Ever try to sell to someone who was angry?
And how did that work out?
The best salespeople tend to be the best influencers – and I’m not referring to their Instagram following. The basic function of a salesperson is to help their prospects make decisions, and of course to influence them towards the outcome the salesperson thinks is best.
That means that as salespeople, we need to be aware if we’re exerting a negative or positive influence on our prospects. Even if a prospect isn’t willing or ready to do business with us today, they will remember the impression we left on them.
To learn how the best in the world influence those around them, we sat down with Mark Bowden, an international expert in how body language influences decisions. He’s consulted with prime ministers and shared what he knows on some of the most popular talk shows in the country, and he revealed to us a simple system that any salesperson can use to ensure they’re elevating the state of every prospect they encounter.
Since we’re trimming hope from our sales strategy, we’ll use the acronym TRIM to guide us through creating a system with a trigger, ensuring it’s repeatable, building in ways to improve it, and of course, ensuring it’s measurable and getting us results.
T – Trigger: To trigger a system that improves the mood of our prospects, Mark recommends beginning the moment you wake up each day. It’s at that moment, he explained, that we make the choice that the meetings, calls and clients on our schedule are either things to look forward to or things to dread.
In addition to getting into the right mindset when we wake up, Mark says the next trigger moment is right before we are in front of our prospects or on the phone because that’s the moment of truth’.
R – Repeatable: To make this system repeatable and ensure we’re not leaving our impression to chance, Mark says to continue being consistent throughout your meeting. If you tend to engage with your arms and have open body language, keep it up! Don’t change your personality or communication style halfway through the meeting.
Next, ensure that you’re not so bombastic or subdued that you can’t be followed. Humans tend to mirror the people they’re engaged with, and mirroring is a key indicator you can look for to ensure you’re tracking.
After that, Mark recommends we ask, “Why did you agree to meet today? What’s going on?” while keeping open body language. Affirm the prospect and where they are without criticizing, and you’ll find having an understanding nature will encourage prospects to reveal even more to you.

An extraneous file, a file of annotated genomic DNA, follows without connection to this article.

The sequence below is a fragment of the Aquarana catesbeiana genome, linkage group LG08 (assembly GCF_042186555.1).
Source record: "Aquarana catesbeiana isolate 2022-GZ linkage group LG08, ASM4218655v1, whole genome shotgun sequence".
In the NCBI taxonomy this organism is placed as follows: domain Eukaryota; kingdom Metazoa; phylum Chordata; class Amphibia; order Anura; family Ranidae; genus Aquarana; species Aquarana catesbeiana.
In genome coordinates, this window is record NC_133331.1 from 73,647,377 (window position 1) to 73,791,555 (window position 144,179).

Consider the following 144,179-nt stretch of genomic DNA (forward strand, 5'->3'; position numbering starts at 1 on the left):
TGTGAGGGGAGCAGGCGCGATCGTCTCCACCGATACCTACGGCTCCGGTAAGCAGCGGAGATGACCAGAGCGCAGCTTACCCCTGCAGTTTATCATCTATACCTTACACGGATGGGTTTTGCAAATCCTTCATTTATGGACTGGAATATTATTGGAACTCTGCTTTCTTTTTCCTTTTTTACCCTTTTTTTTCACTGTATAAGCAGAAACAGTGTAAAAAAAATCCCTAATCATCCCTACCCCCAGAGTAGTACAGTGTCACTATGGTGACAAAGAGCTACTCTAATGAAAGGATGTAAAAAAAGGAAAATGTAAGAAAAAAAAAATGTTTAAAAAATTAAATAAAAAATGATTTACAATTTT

I – Improvable: To improve a system that’s designed to elevate a prospect’s state, Mark says to be sure to gather data. Most people guess at how their body language affected others, but it’s powerful to bring along a partner to your meetings and ask, “What body language or questions did I ask that really got the prospect talking? What should I turn the volume up on?”
A powerful question to ask prospects to improve this system is to wait until the end of the meeting and then ask, “What was most valuable about our meeting today?”
Once you get them talking, ask, “What else?”
The answers to that question will reveal additional follow-up meeting topics and give you a reason to reconnect with the prospect.
A final way to improve, Mark says, is to never assume that what you think is working is the thing that’s getting you results. That means identifying what you think is the right script or path forward with a prospect and adding ‘maybe’ to the sentence. That encourages you to ask what other techniques might work just as well, if not better.
M – Measurable: Measuring a system that’s designed to elevate prospects, Mark says to measure whether days are gliding more or getting harder? To elevate clients, we must first elevate ourselves.
We can also track and measure the answer to the question, “What was most useful to you about this conversation?” A positive response means you’re closer to gaining the next conversation and eventually, the sale.